New draft negotiating guidelines leaked tonight show a number of proposed alterations to EU leaders’ conclusions that paint a bleaker picture of the progress in the talks.
They were released just hours before Theresa May dine swith EU chief Jean-Claude Juncker at a meeting this evening, in talks which were hoped will help break the Brexit deadlock.
In a first version of the dossier, drawn up by EU Council president Donald Tusk, the 27 European capitals had provided notable wiggle room for Michel Barnier to advance the negotiations.
As well as promising to begin “internal preparatory discussions” on a transition and trade deal they had also given the Frenchman some discretion over what he deemed to be sufficient progress.
But whilst the key pledge to start talking trade for the first time – albeit only amongst themselves – remains, the softer language on reaching the second phase of the talks has been scrubbed.
Paris and Berlin were apparently concerned that the first draft of the conclusions came too close to committing the bloc to declaring sufficient progress at its next summit in December.
There is currently an internal debate going on within Europe between those countries who feel the time has come to open trade talks with the UK and Mrs Merkel and Mr Macron, who are opposed to that.
In the first version of the document EU leaders were to declare that Britain needed to “live up to” the conditions set out in the bloc’s negotiation mandate before sufficient progress can be declared.
However, that wording has now been tightened so that the UK must “comply” instead. This language offers Mr Barnier less room to interpret the spirit of offers put on the table by the British side.
Wording about internal trade discussions has also been altered to remove a reference that they should be started “in order to be ready for” a declaration of sufficient progress.
Germany and France feared this came too close to suggesting the talks can be moved on in December, and so it was changed to make such talks “against the background” of the UK complying with EU demands.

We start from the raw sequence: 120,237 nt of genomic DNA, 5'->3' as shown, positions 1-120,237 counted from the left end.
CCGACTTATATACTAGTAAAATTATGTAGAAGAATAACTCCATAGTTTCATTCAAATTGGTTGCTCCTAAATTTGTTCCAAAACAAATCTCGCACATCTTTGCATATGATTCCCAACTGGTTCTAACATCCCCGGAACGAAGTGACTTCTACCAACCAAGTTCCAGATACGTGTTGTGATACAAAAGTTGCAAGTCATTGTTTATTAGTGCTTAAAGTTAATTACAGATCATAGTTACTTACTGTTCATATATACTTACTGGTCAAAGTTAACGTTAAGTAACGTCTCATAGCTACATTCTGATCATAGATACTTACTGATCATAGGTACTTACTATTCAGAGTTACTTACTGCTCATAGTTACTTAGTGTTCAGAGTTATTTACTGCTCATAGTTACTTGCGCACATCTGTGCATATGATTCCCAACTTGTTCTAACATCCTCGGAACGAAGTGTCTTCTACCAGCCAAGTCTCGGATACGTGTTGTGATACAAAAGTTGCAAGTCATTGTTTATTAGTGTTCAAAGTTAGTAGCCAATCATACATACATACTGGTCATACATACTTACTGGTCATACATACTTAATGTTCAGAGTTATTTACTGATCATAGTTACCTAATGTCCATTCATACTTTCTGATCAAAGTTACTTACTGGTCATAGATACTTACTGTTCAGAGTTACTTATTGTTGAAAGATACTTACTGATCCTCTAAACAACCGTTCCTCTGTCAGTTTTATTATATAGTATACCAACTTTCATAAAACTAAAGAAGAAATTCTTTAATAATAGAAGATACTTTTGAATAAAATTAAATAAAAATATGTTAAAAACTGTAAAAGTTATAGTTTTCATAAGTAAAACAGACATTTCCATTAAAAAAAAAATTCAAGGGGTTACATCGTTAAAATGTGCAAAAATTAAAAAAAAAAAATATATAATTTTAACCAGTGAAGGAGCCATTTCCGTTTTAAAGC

A mention has also been inserted about specifically achieving sufficient progress “on each of the three issues” – citizens’ rights, the Brexit bill and Ireland – in a sharp retort to British intransigence over the cash.
Elsewhere a line has been inserted “reaffirming” the original guidelines handed down to Mr Barnier, who has been pleading with member states to let him off his tight leash.
And in a passage on citizens’ rights there has been the addition of a reference to the “role of the European Court of Justice” – something which is a key red line for the British side.
The changes will be seen as a slap in the face to Britain after the Brexit secretary David Davis and foreign secretary Boris Johnson both urged EU leaders to loosen Mr Barnier’s mandate.
The Frenchman has become increasingly frustrated with the prison-like nature of his guidelines and has been asking European capitals to give him scope to begin transition talks with the UK.
His efforts are believed to be being blocked by just three countries – Germany, France and Romania. Berlin, in particular, wants more connected commitments from Britain on cash before trade discussions begin.
But the UK Government is adamant that, whilst it is prepared to honour its budgetary commitments to the bloc, it will not sign a huge cheque until it knows what a future partnership might look like.